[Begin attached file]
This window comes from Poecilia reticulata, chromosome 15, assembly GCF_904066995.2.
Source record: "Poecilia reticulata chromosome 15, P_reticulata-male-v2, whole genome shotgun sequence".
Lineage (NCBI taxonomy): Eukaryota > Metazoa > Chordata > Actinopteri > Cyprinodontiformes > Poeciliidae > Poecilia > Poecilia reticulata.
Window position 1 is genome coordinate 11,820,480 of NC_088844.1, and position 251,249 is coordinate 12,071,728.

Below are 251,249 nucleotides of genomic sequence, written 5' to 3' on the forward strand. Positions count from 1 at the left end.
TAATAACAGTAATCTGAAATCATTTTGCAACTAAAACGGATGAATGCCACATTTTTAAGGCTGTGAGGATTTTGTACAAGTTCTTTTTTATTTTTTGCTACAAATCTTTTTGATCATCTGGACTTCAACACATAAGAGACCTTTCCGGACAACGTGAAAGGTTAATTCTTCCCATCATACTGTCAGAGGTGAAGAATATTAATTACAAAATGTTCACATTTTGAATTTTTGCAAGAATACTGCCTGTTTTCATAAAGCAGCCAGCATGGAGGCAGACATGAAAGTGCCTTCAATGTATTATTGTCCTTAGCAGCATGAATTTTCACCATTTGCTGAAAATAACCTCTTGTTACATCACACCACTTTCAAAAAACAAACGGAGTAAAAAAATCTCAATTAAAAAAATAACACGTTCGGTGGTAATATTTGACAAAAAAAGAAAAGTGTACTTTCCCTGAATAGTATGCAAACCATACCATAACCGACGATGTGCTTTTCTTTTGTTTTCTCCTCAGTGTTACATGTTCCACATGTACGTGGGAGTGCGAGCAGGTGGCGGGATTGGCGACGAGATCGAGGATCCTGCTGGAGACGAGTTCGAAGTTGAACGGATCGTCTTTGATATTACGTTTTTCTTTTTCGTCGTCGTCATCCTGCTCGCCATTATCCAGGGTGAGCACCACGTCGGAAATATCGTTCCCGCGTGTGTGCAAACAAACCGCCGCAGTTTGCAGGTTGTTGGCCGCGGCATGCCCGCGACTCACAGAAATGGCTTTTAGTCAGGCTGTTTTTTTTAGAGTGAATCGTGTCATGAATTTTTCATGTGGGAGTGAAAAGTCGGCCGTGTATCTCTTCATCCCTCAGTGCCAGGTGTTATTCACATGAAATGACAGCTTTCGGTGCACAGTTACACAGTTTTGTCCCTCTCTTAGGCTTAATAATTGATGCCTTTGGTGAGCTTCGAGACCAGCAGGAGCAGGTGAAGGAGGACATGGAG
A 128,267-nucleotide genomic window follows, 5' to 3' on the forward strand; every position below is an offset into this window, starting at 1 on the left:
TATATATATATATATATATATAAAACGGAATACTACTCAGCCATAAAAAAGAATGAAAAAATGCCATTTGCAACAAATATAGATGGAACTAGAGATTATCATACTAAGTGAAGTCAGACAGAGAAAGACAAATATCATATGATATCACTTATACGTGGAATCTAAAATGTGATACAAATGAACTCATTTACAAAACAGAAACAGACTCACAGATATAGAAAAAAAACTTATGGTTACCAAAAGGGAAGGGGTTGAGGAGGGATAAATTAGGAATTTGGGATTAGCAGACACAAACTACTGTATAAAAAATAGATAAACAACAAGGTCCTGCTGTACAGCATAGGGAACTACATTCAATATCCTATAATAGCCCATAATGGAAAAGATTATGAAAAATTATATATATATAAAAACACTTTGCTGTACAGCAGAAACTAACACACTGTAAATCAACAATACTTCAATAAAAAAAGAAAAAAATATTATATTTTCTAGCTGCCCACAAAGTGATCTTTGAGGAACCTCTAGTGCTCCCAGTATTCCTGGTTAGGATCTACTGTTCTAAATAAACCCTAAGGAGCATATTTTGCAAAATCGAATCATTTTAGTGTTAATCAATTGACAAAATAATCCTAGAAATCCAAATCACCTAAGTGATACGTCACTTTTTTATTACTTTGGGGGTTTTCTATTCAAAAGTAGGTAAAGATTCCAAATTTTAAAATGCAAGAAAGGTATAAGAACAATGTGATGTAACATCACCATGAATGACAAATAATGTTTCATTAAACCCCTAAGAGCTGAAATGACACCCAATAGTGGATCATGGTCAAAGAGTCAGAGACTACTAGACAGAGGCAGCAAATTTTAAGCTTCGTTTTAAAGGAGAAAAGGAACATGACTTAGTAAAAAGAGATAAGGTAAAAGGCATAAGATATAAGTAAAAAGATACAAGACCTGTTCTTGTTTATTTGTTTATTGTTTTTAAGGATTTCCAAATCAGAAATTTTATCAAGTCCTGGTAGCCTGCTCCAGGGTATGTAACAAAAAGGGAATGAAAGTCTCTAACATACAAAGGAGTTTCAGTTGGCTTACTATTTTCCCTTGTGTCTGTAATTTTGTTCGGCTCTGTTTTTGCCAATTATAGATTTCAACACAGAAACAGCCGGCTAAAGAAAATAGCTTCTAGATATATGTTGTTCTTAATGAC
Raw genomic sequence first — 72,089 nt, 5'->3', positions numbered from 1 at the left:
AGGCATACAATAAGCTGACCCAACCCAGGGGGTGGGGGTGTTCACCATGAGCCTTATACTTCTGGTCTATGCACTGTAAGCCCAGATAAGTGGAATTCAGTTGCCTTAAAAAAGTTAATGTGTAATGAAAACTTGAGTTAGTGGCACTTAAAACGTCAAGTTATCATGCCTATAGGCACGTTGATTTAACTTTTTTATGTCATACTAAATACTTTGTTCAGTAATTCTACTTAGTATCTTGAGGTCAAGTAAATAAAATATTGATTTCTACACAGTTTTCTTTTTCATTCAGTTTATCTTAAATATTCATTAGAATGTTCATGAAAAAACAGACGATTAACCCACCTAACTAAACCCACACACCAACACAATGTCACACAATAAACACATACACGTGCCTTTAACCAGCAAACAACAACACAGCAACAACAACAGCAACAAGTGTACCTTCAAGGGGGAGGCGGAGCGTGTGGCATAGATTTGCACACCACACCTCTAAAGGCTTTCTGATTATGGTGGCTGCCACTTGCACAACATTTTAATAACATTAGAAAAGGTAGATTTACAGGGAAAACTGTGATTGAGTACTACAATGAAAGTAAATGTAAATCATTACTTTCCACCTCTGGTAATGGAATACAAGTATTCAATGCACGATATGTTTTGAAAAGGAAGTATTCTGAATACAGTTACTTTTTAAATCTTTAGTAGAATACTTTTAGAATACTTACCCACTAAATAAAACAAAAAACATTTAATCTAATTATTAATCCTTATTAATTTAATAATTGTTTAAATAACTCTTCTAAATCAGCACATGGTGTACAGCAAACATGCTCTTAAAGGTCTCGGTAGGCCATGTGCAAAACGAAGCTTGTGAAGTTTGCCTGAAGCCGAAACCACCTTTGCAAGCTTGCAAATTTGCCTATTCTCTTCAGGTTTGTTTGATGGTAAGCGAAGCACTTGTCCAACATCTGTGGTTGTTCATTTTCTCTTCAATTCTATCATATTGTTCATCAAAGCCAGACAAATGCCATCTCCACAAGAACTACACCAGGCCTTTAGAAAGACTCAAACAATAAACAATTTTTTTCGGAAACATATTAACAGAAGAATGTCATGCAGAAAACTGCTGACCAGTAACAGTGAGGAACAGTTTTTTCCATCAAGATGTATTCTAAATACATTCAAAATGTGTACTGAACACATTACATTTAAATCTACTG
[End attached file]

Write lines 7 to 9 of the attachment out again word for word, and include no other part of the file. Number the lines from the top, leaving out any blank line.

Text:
A 128,267-nucleotide genomic window follows, 5' to 3' on the forward strand; every position below is an offset into this window, starting at 1 on the left:
TATATATATATATATATATATAAAACGGAATACTACTCAGCCATAAAAAAGAATGAAAAAATGCCATTTGCAACAAATATAGATGGAACTAGAGATTATCATACTAAGTGAAGTCAGACAGAGAAAGACAAATATCATATGATATCACTTATACGTGGAATCTAAAATGTGATACAAATGAACTCATTTACAAAACAGAAACAGACTCACAGATATAGAAAAAAAACTTATGGTTACCAAAAGGGAAGGGGTTGAGGAGGGATAAATTAGGAATTTGGGATTAGCAGACACAAACTACTGTATAAAAAATAGATAAACAACAAGGTCCTGCTGTACAGCATAGGGAACTACATTCAATATCCTATAATAGCCCATAATGGAAAAGATTATGAAAAATTATATATATATAAAAACACTTTGCTGTACAGCAGAAACTAACACACTGTAAATCAACAATACTTCAATAAAAAAAGAAAAAAATATTATATTTTCTAGCTGCCCACAAAGTGATCTTTGAGGAACCTCTAGTGCTCCCAGTATTCCTGGTTAGGATCTACTGTTCTAAATAAACCCTAAGGAGCATATTTTGCAAAATCGAATCATTTTAGTGTTAATCAATTGACAAAATAATCCTAGAAATCCAAATCACCTAAGTGATACGTCACTTTTTTATTACTTTGGGGGTTTTCTATTCAAAAGTAGGTAAAGATTCCAAATTTTAAAATGCAAGAAAGGTATAAGAACAATGTGATGTAACATCACCATGAATGACAAATAATGTTTCATTAAACCCCTAAGAGCTGAAATGACACCCAATAGTGGATCATGGTCAAAGAGTCAGAGACTACTAGACAGAGGCAGCAAATTTTAAGCTTCGTTTTAAAGGAGAAAAGGAACATGACTTAGTAAAAAGAGATAAGGTAAAAGGCATAAGATATAAGTAAAAAGATACAAGACCTGTTCTTGTTTATTTGTTTATTGTTTTTAAGGATTTCCAAATCAGAAATTTTATCAAGTCCTGGTAGCCTGCTCCAGGGTATGTAACAAAAAGGGAATGAAAGTCTCTAACATACAAAGGAGTTTCAGTTGGCTTACTATTTTCCCTTGTGTCTGTAATTTTGTTCGGCTCTGTTTTTGCCAATTATAGATTTCAACACAGAAACAGCCGGCTAAAGAAAATAGCTTCTAGATATATGTTGTTCTTAATGAC
Raw genomic sequence first — 72,089 nt, 5'->3', positions numbered from 1 at the left: